She manages to put this insane amount of faith in me that I just want to bottle it up and carry it around forever. When my parents look at me it feels I’m a star they’re wishing upon. As if I’m something magical and out-of-this-world that they need to pray and wish on for it to soar.

Months ago, that would have completely frightened me at the thought of the weight of the team resting all on me, but now, I’ve become comfortable with the idea of just doing my best. I’ve done all I can prepping and training. I’ve tried to keep the team in line as best as I can, but it isn’t up to just me how we perform. It’s how we, as a team, can work together and kick the other team’s asses.

My phone vibrates in my pocket. I pull it out and Catherine’s contact name flashes across the screen. I pull out my chair, excusing myself from the conversation with my parents and my dad gives me a wink. That man knows too much about my love-life without me saying a word.

Just the sound of Cat’s voice soothes me as we exchange hello’s.

“How are you feeling? I heard there’ll be a reporter from the Fort Morgan’s Times at the game and some scouts too,” she says in a teasing tone.

“I’ll be fine. I’ve done more than enough prep with you to know how to deal with a few questions,” I say easily. “Speaking of, when can I see the final report?”

She tuts. “Not yet. It needs some revisions and I need to bring it to my professor for some proofreading, but soon.” I hum in response, impatiently wanting to know more than just the snippets she’s shown the team over the last few months. “Good luck. You’re going to kill it.”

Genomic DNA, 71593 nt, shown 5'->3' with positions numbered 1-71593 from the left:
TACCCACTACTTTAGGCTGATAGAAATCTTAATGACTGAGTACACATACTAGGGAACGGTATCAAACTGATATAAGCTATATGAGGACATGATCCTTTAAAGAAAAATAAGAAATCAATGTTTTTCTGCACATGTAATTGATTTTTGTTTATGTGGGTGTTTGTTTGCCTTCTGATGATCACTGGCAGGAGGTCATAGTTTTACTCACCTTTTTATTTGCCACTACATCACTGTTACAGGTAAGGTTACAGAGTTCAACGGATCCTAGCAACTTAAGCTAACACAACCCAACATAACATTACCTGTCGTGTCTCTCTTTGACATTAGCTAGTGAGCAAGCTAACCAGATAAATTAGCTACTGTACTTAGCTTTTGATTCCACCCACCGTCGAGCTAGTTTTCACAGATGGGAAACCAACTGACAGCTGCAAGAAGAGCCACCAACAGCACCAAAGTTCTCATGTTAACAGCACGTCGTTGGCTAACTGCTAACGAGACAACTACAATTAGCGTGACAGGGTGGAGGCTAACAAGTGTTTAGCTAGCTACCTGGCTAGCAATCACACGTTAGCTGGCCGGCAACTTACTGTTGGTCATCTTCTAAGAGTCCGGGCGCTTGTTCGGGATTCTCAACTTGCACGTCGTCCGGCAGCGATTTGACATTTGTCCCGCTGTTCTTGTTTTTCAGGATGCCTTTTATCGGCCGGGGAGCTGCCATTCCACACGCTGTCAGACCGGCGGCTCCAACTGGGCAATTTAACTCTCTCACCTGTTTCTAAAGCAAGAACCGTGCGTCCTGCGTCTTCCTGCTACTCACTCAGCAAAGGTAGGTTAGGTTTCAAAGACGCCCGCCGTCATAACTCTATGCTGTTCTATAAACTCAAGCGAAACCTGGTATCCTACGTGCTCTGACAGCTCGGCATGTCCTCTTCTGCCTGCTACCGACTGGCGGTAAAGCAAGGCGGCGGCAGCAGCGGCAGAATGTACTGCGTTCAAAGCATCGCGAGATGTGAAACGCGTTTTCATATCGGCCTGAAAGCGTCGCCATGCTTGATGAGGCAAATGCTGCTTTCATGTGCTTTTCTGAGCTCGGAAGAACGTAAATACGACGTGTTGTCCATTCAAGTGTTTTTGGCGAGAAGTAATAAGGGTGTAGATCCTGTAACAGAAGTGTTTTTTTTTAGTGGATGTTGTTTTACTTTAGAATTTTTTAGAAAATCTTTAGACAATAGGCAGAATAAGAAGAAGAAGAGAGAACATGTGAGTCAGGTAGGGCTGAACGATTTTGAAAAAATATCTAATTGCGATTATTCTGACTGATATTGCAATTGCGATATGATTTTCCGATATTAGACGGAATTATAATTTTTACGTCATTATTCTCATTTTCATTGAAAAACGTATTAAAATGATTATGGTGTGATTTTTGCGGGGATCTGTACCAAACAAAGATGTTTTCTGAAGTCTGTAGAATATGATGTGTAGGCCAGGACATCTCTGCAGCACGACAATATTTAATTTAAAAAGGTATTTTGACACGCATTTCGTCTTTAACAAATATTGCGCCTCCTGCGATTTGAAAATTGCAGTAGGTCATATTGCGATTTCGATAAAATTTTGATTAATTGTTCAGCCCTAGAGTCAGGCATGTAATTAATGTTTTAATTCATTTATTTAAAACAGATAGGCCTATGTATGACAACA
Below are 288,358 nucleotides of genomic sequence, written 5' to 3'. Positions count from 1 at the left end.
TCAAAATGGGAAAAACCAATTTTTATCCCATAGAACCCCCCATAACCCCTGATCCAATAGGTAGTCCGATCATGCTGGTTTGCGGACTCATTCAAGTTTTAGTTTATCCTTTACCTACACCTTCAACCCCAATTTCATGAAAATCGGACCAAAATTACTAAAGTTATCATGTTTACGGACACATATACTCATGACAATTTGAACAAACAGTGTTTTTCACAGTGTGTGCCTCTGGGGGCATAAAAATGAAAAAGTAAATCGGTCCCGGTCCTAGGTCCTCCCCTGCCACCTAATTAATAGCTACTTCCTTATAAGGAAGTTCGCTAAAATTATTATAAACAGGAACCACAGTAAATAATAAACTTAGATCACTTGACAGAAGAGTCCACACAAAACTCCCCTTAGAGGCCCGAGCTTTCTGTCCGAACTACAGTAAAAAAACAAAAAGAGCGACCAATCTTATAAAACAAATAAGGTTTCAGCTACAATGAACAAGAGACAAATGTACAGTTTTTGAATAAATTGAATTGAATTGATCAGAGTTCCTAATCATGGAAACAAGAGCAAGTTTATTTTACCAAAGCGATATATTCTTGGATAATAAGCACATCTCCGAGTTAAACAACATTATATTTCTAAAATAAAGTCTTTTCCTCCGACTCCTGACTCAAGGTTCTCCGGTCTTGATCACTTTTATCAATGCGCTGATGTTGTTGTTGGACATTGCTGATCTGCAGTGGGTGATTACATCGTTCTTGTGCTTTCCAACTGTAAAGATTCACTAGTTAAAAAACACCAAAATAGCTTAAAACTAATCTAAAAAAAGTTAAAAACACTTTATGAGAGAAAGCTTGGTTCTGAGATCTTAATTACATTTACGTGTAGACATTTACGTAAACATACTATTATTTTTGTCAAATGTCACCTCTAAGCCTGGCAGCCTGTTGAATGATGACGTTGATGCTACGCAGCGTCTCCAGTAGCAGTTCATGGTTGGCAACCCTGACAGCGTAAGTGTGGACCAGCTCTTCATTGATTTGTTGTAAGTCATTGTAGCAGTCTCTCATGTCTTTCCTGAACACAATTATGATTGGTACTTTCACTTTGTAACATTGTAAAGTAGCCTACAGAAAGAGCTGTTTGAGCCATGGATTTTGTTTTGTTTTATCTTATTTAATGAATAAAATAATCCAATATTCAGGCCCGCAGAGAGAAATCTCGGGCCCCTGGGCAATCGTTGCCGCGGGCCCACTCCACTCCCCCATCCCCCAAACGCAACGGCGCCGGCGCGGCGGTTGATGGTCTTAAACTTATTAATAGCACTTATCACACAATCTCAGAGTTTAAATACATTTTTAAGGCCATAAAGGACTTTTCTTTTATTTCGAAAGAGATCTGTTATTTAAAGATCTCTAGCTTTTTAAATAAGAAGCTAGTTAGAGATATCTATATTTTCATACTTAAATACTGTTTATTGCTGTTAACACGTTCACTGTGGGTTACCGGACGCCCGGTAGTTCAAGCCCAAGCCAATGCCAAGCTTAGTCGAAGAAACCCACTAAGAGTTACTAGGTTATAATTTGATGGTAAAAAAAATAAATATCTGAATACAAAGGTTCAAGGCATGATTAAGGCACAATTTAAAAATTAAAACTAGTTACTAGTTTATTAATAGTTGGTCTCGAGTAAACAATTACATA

“Thank you. I’ll be looking in the stands for you. I’ll help us win just for you,” I whisper, making my voice sound extra sweet and I swear I can hear her rolling her eyes.

“Win for yourself, Connie, not me,” she replies. There’s a brief moment of complete silence on her end as if the phone is being cut off before she speaks again. “Ugh. My dad has been calling me all day. I’m going to have to answer it.”

“What’s been going on?”

“I don’t know. We didn’t speak much after Christmas, but he’s been weird since he called that day at your dorm when I left. He’s saying that we need to talk, but I don’t know what about,” she explains, sounding tired at just the thought of having a conversation with him.

“Huh,” I murmur. “I hope everything is okay. I’ll see you soon.”

“I’ll see you. When you see a crazy lady in the stands with your jersey on screaming like a lunatic, you’ll know it’s me,” she says. I laugh at the image she creates. I’ve been wanting to see her in my jersey for fucking years now and hopefully when I have her in my arms after the game, we will have won and she’ll be cheering my name. “And, Connor?”

“Hm?”

“Just breathe, baby. I’ve got your back, always. You’re going to do great.”